My only disappointment in the novel was that (of course) the church had to be bad, stamping out the folk traditions in a way that just felt too easy and straightforward. Interestingly, Arden seems to set up the concept and possibility of Dvoeverie, or dual-belief, in her version of medieval Russia. She says in an interview for BookPage:

“We also examined the notion that Slavic paganism never really disappeared from the Russian countryside after the arrival of Christianity; rather they coexisted, with some friction, for centuries. I was fascinated by the tensions inherent in such a system, as well as the notion of a complicated magical world interacting so subtly with the real one.”

https://www.bookpage.com/interviews/20813-katherine-arden-fiction/
But ultimately, while I felt she did present the ‘friction’ well, I don’t believe she really ever allowed the two to coexist in the way she claims they did. We’re very quickly aligned with Vasya as the main character, and father Konstantin, and the church, as villains. I guess I just wanted to see that dual-belief actually exist.

So . . . recommend?
Yes! Whole heartedly yes. A quick search reveals Bear and the Nightingale to have been nominated for, and won several awards back in 2017 (won Amazon’s Best Science Fiction and Fantasy 2017, and nominated for Goodreads Best Fantasy 2017, and Goodreads Best Debut 2017).

All of these awards are well deserved. I’m anxiously looking forward to starting the next book in the series, The Girl in the Tower.

Anyway, that’s all for now! Have you read this one? What where your thoughts? What’s your favorite creature from Russian mythology! Please leave your answers in the comments.
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An entrancing fairytale. Very enjoyable, really sweeps you off your feet and deposits you in a wintry setting. I look forward to digging in to the next two eventually.
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Truly love the retelling of fairy tales -  Arden creates a magical world that made me want to visit!  It is a great read.  It is especially a good read for a cold winter's night.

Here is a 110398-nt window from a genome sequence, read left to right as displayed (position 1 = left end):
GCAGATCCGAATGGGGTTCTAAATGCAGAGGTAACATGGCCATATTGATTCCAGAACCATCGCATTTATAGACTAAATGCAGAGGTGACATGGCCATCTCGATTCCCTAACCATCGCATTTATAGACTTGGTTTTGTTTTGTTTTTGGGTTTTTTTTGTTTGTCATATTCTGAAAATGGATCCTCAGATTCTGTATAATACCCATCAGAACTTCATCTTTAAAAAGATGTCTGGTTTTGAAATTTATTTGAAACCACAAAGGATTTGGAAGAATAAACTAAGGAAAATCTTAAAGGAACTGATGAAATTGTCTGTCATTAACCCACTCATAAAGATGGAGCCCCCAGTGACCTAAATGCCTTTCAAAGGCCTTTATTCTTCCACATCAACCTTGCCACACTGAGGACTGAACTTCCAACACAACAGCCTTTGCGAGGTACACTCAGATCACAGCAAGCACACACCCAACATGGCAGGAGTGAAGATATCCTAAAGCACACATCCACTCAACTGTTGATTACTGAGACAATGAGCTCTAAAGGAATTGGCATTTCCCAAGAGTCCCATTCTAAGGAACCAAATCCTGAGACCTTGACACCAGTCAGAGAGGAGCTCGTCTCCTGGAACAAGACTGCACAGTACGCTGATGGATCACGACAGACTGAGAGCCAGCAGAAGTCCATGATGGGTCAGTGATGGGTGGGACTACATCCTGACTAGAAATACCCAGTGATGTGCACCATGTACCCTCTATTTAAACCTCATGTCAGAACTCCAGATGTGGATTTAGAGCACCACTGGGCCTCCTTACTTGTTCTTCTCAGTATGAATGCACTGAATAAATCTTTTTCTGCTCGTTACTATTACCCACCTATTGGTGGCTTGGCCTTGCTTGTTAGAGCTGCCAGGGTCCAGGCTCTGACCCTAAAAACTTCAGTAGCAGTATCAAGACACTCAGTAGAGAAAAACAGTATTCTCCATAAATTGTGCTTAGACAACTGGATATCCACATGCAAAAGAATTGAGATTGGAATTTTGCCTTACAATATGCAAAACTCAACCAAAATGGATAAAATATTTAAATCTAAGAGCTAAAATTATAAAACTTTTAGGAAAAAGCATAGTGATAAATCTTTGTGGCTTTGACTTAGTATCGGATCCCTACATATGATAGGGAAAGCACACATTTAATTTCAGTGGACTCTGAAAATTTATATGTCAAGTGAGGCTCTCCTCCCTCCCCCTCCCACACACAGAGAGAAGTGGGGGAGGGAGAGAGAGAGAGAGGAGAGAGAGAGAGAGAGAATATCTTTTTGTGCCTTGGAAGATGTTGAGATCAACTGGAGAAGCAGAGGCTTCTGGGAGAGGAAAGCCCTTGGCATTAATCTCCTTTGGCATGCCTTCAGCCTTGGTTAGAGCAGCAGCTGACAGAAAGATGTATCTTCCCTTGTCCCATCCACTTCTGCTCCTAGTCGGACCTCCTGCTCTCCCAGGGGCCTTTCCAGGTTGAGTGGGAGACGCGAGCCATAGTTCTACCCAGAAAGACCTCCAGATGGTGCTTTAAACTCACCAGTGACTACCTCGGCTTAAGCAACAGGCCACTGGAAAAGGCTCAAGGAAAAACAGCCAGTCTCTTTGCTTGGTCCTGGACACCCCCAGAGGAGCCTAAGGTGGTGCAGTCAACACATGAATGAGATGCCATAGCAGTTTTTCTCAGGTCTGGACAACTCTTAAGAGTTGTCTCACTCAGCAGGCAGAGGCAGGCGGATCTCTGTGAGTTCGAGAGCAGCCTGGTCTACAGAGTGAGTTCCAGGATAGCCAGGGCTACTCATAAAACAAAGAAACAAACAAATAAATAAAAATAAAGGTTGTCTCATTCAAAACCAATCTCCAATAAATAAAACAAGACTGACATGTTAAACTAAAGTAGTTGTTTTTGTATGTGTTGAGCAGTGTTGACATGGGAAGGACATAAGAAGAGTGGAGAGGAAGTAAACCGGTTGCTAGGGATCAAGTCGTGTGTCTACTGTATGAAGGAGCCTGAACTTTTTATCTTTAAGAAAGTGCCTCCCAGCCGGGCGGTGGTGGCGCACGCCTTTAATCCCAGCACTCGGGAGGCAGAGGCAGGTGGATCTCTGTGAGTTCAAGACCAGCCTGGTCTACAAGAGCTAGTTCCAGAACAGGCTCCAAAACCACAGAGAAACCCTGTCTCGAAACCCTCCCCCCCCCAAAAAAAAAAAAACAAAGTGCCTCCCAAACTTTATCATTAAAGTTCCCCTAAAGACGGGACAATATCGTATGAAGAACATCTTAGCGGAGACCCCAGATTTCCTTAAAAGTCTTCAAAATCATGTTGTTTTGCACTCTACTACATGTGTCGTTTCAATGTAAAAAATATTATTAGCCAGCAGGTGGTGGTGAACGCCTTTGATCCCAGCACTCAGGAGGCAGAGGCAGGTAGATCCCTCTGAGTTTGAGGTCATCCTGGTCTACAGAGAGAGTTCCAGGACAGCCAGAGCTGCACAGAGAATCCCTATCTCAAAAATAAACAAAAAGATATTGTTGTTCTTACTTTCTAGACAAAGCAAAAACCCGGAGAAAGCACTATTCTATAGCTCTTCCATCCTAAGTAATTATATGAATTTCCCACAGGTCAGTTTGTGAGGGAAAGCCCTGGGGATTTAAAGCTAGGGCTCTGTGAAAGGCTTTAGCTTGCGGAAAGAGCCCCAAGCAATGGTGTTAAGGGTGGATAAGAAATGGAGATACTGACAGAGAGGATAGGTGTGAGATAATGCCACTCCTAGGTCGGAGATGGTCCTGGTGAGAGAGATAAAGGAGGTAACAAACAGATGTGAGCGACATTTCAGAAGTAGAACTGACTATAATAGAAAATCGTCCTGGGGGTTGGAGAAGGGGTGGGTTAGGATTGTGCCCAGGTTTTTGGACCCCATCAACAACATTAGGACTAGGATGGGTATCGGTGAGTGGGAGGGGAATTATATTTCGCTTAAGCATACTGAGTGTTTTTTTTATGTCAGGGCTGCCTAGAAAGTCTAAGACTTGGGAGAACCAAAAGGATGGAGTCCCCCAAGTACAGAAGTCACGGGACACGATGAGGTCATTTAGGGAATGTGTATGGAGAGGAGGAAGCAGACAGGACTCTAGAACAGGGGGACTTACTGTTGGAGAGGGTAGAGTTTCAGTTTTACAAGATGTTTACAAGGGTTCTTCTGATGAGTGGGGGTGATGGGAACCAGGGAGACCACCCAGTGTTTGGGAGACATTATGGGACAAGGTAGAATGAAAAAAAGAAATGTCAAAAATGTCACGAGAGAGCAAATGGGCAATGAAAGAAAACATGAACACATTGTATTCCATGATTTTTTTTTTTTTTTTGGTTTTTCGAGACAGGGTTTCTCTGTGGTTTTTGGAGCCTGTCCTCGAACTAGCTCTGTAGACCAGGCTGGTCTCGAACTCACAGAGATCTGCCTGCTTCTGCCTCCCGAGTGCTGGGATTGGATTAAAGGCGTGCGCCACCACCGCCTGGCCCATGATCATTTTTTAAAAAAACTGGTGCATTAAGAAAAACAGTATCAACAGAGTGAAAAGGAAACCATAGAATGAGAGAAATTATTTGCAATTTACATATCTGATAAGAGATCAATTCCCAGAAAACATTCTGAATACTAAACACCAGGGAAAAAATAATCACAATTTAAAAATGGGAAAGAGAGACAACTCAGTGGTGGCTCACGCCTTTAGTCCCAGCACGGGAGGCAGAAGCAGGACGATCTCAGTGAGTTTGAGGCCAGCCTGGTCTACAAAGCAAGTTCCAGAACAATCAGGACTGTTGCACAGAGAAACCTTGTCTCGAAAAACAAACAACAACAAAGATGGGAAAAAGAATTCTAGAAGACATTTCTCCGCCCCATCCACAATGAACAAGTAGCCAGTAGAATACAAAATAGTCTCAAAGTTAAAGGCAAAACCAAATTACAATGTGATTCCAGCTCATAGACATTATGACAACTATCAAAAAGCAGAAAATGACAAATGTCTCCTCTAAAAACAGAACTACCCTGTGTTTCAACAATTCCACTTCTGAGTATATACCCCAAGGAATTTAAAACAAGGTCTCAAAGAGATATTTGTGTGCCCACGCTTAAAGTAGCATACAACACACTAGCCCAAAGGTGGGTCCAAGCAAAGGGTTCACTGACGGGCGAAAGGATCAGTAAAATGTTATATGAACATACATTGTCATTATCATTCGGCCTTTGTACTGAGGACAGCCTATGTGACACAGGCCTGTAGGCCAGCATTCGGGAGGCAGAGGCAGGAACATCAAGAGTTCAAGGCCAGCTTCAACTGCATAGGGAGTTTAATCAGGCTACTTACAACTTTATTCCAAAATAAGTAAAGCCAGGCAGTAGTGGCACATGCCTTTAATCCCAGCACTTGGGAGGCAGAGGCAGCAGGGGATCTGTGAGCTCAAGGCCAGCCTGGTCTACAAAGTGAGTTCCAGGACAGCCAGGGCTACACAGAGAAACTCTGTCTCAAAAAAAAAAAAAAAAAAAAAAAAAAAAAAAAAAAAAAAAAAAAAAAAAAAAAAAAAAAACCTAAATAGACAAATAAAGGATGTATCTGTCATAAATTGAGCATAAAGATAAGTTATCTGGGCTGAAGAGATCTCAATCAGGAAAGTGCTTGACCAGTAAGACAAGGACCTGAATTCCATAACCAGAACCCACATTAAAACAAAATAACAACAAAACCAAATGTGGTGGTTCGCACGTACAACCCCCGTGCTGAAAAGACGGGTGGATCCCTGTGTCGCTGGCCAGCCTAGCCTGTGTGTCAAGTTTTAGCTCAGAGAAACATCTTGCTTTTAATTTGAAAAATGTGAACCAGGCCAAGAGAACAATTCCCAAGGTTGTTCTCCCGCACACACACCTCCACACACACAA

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It took several attempts to get into this book. It was slow at times. The second half was much better than the first. I will probably not read the other two in the series.
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Loved this title. It's so unique among other things that I've read in that in focuses on Russian folklore, and I absolutely loved reading about pre-Bolshevik Revolution Russian. It was especially fascinating to read about a time when people were transitioning from strong traditions based on folklore into Christianity, specifically Catholicism. I've since read the second book in the series, but not the third yet. Definitely recommend this for fans of fantasy or magical realism - especially in a locale not often explored in my experience.
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A well written book that I definitely recommend to library patrons, though I personally struggled to get into it.  It's well received by many.
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Overall I enjoyed reading this book. It did take me a while and I struggled staying motivated to get back to it several times, which made for a long period from start to finish. It is an interesting novel that weaves in fairytales with the story of a young girl as she grows up. There were a few times where I just wasn't completely taken with certain chapters and then I didn't pick it up again for a while. I finally did finish it and enjoyed the story overall. It is not a book that I would read again, but once was good and interesting. The author was very good and painting a beautiful picture of the setting and I believe that was the most enjoyable part of the book for me. I just never really got into any of the characters, but the style of writing was nice and wonderfully descriptive.
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Unfortunately, the latter parts of The Bear and the Nightingale shear away much of what I loved about its beginning and middle. Some of this looks like the required structural work of setting up sequels — sequestering important characters elsewhere and never revisiting them — but some of it is unnecessary hewing to the most common shape of fantasy stories. Ultimately, it felt like a collection of beautiful plot coupons the book refused to cash in.